St. Patrick’s Day is named in honor of the patron saint of Ireland (Eire). March 17th is Ireland’s national holiday to celebrate Irish heritage and culture but the day is observed now throughout the world. Good food, good drink, and wearing of the green everywhere signal a happy day as people wish each other good cheer.
In Gaelic the word used to signal this is Sláinte (slawn-cha), meaning a wish for good health. Did you know that in 1737 the very first St. Patrick’s Day in the United States was held in Boston, Massachusetts?
No celebration of the day would be complete without the familiar Irish songs that tell stories of the land and its people. Here are nine you will definitely hear on March 17th if you go to a parade, join a chorus in a pub, or just sing along at home with the radio, which is sure to be playing some of this irresistible music. A link to YouTube is given for each song if you want to add your own voice(s) into the singing there!
1. McNamara’s Band
This is a popular, uplifting song that was made famous by Bing Crosby, and along with “Danny Boy” and “When Irish Eyes Are Smiling” it is probably sung on St. Patrick’s Day more than any other. Shamus O’Connor and John J. Stamford wrote the music in 1945, and the lyrics were created by a group called The Three Jesters. The story the song tells is about the “life” of a real Irish band, the St Mary’s Fife and Drum, which began in 1885 in the county of Limerick.
2. A Little Bit of Heaven
This is a traditional Irish song used in the 1940s musical of the same name. A young woman in a struggling Irish family makes good as a radio singer. The movie explores how this affects the family, who in the end feel the value of the roots they share with each other.
3. Peg O’ My Heart
The song was a hit for the first time in the 1913 musical Ziegfeld Follies and composed by Fred Fisher and Alfred Bryan. It was also used as the theme for the BBC miniseries The Singing Detective (1986). In the YouTube excerpt here, a great clip, the singers include the Celtic punk band Dropkick Murphys and The Boss himself (Bruce Springsteen) in Boston.
4. When Irish Eyes Are Smiling
Chauncey Olcott (with George Graff, Jr.) wrote the lyrics for this spirited song in celebration of Ireland. The music was composed by their co-creator Ernest Ball for the play The Isle O’ Dreams that Olcott staged and produced. He also sang the title song.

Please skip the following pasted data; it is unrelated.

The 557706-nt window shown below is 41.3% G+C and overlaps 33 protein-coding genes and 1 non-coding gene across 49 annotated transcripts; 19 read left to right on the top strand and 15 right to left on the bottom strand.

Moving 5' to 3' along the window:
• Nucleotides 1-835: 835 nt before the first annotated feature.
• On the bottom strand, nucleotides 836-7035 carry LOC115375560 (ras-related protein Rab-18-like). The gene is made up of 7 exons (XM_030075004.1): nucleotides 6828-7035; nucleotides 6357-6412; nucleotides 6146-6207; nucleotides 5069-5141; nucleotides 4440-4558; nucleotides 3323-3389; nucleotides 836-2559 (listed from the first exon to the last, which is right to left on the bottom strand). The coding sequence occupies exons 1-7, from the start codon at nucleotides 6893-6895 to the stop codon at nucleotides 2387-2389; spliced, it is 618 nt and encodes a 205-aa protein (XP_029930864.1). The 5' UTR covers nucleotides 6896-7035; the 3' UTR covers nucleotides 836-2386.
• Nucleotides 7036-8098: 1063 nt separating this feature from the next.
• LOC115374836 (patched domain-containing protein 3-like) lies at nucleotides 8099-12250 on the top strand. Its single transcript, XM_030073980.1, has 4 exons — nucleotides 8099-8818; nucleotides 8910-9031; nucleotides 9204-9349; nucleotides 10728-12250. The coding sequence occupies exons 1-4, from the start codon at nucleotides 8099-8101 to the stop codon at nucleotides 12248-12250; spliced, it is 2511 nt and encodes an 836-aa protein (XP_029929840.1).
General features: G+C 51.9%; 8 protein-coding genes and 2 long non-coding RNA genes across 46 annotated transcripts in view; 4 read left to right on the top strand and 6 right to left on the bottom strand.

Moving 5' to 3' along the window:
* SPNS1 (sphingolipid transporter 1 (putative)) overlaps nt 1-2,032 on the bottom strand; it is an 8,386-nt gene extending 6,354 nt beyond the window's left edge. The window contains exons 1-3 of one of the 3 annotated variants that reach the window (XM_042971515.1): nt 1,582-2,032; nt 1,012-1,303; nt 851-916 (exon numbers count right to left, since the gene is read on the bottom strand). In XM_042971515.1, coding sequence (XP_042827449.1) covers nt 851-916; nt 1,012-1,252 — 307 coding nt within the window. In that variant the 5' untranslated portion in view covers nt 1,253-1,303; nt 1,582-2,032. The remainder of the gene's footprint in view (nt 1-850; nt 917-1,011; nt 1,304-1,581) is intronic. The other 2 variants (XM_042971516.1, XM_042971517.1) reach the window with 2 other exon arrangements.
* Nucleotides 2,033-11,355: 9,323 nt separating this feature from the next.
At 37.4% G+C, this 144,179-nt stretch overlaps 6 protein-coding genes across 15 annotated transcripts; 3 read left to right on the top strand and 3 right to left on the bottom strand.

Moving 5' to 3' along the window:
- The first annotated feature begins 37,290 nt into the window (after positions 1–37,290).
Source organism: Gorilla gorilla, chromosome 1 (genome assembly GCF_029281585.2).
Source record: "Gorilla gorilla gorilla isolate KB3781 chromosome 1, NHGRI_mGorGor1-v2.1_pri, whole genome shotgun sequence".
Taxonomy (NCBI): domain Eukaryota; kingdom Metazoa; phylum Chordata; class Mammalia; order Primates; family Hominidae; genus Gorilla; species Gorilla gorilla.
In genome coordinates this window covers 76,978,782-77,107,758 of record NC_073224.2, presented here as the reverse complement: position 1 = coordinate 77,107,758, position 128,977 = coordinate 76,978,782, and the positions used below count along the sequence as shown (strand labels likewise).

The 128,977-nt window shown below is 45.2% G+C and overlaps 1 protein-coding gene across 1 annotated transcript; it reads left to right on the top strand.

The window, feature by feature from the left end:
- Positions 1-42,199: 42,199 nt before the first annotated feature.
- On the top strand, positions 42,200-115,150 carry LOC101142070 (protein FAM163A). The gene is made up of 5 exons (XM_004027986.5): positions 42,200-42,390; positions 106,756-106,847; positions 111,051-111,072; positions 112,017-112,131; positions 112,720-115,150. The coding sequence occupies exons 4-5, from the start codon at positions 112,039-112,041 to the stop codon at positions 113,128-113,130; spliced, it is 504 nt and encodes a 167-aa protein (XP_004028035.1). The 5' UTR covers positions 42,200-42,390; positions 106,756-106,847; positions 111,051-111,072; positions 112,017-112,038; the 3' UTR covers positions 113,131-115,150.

The year this occurred was 1912, and during WW I it was recorded and received with great acclaim by the brilliant tenor John McCormack. Someone described it in the 1990s as a song that had the same kind of charisma as the opening to the iconic television show Cheers, (“Everybody Knows Your Name”) – it was, and remains, that popular.
Not only have well-known singers recorded the song, but it was also used as theme music in the movie Time of Your Life and in an episode of The Young Indiana Jones Chronicles (about Ireland on April 1916). The most recent use of the song was in the movie Return To Me.
5. Galway Bay
Composed by Frank Fahy in the early 1900s, it was sung to music by Tony Small, and known sometimes as “My Own Dear Galway Bay.” Another version of the music was composed by Dr. Arthur Colahan in 1947 – it is this version Bing Crosby made famous. Many Celtic singers have recorded it since. This version on YouTube has an unusual country western twang.
6. Danny Boy
This heartfelt ballad uses the tune of “The Londonderry Air” and holds special meaning for the Irish. No one is certain whether it is the story of a parent sending a son off to war or sending the son away as part of the terrible regret felt because of the Irish diaspora.
More than one source declares the song was written by a blind harpist. There are other interpretations, too, but one thing is for sure, it evokes great sadness and love. It’s been sung by every famous singer from Judy Garland to Renee Fleming (opera) to Eric Clapton and Judy Collins and is familiar worldwide.
7. I’m Looking Over a Four-Leaf Clover
Most people have heard this song whether they are Irish or not. It was written in 1927 by Mort Dixon and Harry M. Woods. It has been a regular part of the Philadelphia’s Mummers Parade, in a film with Chevy Chase, and even arranged by the jazz artist Coleman Hawkins.
8. The Rose of Tralee
The song is a 19th-century ballad about a beautiful woman named Mary who was called The Rose of Tralee. The origins are debated, so there is no absolute confirmation of who composed it. For 55 years there has been a Rose of Tralee International Festival in Ireland.
Out of a pantheon of young Irish women, the Rose of Tralee is selected (and they can come to participate and compete from any part of the world if they are of Irish descent). This is linked to our own internationally renowned Rose Parade.
9. Molly Malone
This haunting song has become the unofficial anthem of Dublin City. It tells the tale of a fishmonger who dies young of a fever but who caught the hearts of people in the streets of the city. Rumor has it that there was a real Molly Malone from the 17th century. The best-known version is by The Dubliners.
Which Irish songs do you like the most? Is there one you especially care for that isn’t in this list? If so, let me know in the comments, and that way others can learn of another grand melody to celebrate the day!